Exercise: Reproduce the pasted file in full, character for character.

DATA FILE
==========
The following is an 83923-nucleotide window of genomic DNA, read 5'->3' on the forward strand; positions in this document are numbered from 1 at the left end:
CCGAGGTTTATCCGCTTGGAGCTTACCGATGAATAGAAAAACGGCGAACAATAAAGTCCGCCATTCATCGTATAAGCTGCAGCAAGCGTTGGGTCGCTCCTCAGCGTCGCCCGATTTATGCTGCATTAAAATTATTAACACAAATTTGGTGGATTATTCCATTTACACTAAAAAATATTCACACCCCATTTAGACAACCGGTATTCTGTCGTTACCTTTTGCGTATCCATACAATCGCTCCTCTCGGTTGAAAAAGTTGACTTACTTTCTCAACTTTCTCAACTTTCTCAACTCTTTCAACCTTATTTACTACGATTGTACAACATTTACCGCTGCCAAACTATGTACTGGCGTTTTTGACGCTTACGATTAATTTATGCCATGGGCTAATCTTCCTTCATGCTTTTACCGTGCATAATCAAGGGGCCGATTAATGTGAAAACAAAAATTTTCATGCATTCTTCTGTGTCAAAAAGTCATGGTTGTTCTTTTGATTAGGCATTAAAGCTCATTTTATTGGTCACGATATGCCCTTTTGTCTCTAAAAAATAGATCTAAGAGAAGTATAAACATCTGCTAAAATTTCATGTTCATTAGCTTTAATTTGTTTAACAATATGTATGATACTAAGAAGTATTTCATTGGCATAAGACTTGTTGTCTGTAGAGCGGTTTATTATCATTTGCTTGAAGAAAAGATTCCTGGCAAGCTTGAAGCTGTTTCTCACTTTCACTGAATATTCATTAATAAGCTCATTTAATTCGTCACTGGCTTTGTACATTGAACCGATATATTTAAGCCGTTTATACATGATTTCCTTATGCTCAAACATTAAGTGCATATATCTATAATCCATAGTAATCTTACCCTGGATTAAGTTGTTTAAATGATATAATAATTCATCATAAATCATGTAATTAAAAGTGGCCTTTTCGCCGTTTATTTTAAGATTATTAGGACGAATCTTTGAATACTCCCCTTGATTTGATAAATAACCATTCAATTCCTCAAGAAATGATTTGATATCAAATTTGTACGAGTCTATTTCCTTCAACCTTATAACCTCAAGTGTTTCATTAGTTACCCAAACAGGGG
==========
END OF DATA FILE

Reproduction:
The following is an 83923-nucleotide window of genomic DNA, read 5'->3' on the forward strand; positions in this document are numbered from 1 at the left end:
CCGAGGTTTATCCGCTTGGAGCTTACCGATGAATAGAAAAACGGCGAACAATAAAGTCCGCCATTCATCGTATAAGCTGCAGCAAGCGTTGGGTCGCTCCTCAGCGTCGCCCGATTTATGCTGCATTAAAATTATTAACACAAATTTGGTGGATTATTCCATTTACACTAAAAAATATTCACACCCCATTTAGACAACCGGTATTCTGTCGTTACCTTTTGCGTATCCATACAATCGCTCCTCTCGGTTGAAAAAGTTGACTTACTTTCTCAACTTTCTCAACTTTCTCAACTCTTTCAACCTTATTTACTACGATTGTACAACATTTACCGCTGCCAAACTATGTACTGGCGTTTTTGACGCTTACGATTAATTTATGCCATGGGCTAATCTTCCTTCATGCTTTTACCGTGCATAATCAAGGGGCCGATTAATGTGAAAACAAAAATTTTCATGCATTCTTCTGTGTCAAAAAGTCATGGTTGTTCTTTTGATTAGGCATTAAAGCTCATTTTATTGGTCACGATATGCCCTTTTGTCTCTAAAAAATAGATCTAAGAGAAGTATAAACATCTGCTAAAATTTCATGTTCATTAGCTTTAATTTGTTTAACAATATGTATGATACTAAGAAGTATTTCATTGGCATAAGACTTGTTGTCTGTAGAGCGGTTTATTATCATTTGCTTGAAGAAAAGATTCCTGGCAAGCTTGAAGCTGTTTCTCACTTTCACTGAATATTCATTAATAAGCTCATTTAATTCGTCACTGGCTTTGTACATTGAACCGATATATTTAAGCCGTTTATACATGATTTCCTTATGCTCAAACATTAAGTGCATATATCTATAATCCATAGTAATCTTACCCTGGATTAAGTTGTTTAAATGATATAATAATTCATCATAAATCATGTAATTAAAAGTGGCCTTTTCGCCGTTTATTTTAAGATTATTAGGACGAATCTTTGAATACTCCCCTTGATTTGATAAATAACCATTCAATTCCTCAAGAAATGATTTGATATCAAATTTGTACGAGTCTATTTCCTTCAACCTTATAACCTCAAGTGTTTCATTAGTTACCCAAACAGGGG